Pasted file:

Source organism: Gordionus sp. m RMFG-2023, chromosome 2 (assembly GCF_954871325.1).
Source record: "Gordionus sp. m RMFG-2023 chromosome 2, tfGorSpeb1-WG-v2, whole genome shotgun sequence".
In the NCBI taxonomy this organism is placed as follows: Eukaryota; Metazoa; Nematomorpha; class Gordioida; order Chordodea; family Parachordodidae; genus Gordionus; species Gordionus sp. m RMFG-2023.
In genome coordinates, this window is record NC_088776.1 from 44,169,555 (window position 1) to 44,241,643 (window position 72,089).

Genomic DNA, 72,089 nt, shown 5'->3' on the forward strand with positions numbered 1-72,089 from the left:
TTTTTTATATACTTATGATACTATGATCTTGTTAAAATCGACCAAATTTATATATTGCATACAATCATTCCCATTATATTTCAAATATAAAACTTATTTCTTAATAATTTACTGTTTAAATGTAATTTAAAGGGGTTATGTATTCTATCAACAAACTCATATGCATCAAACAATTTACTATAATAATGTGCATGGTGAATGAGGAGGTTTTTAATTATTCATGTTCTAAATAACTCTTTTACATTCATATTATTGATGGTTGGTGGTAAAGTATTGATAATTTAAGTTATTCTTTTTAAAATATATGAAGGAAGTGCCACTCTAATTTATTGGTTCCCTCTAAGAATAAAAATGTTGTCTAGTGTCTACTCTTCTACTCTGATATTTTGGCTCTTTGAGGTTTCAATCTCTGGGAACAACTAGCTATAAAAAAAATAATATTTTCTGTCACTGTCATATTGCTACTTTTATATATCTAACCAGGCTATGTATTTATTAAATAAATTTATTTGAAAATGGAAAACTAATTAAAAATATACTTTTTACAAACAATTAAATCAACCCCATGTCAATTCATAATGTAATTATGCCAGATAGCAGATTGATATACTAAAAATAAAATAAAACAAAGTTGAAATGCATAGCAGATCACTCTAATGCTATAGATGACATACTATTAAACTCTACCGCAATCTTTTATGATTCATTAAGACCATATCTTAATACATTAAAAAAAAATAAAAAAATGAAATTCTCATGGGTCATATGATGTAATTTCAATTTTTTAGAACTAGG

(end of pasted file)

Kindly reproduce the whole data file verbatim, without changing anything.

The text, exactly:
Source organism: Gordionus sp. m RMFG-2023, chromosome 2 (assembly GCF_954871325.1).
Source record: "Gordionus sp. m RMFG-2023 chromosome 2, tfGorSpeb1-WG-v2, whole genome shotgun sequence".
In the NCBI taxonomy this organism is placed as follows: Eukaryota; Metazoa; Nematomorpha; class Gordioida; order Chordodea; family Parachordodidae; genus Gordionus; species Gordionus sp. m RMFG-2023.
In genome coordinates, this window is record NC_088776.1 from 44,169,555 (window position 1) to 44,241,643 (window position 72,089).

Genomic DNA, 72,089 nt, shown 5'->3' on the forward strand with positions numbered 1-72,089 from the left:
TTTTTTATATACTTATGATACTATGATCTTGTTAAAATCGACCAAATTTATATATTGCATACAATCATTCCCATTATATTTCAAATATAAAACTTATTTCTTAATAATTTACTGTTTAAATGTAATTTAAAGGGGTTATGTATTCTATCAACAAACTCATATGCATCAAACAATTTACTATAATAATGTGCATGGTGAATGAGGAGGTTTTTAATTATTCATGTTCTAAATAACTCTTTTACATTCATATTATTGATGGTTGGTGGTAAAGTATTGATAATTTAAGTTATTCTTTTTAAAATATATGAAGGAAGTGCCACTCTAATTTATTGGTTCCCTCTAAGAATAAAAATGTTGTCTAGTGTCTACTCTTCTACTCTGATATTTTGGCTCTTTGAGGTTTCAATCTCTGGGAACAACTAGCTATAAAAAAAATAATATTTTCTGTCACTGTCATATTGCTACTTTTATATATCTAACCAGGCTATGTATTTATTAAATAAATTTATTTGAAAATGGAAAACTAATTAAAAATATACTTTTTACAAACAATTAAATCAACCCCATGTCAATTCATAATGTAATTATGCCAGATAGCAGATTGATATACTAAAAATAAAATAAAACAAAGTTGAAATGCATAGCAGATCACTCTAATGCTATAGATGACATACTATTAAACTCTACCGCAATCTTTTATGATTCATTAAGACCATATCTTAATACATTAAAAAAAAATAAAAAAATGAAATTCTCATGGGTCATATGATGTAATTTCAATTTTTTAGAACTAGG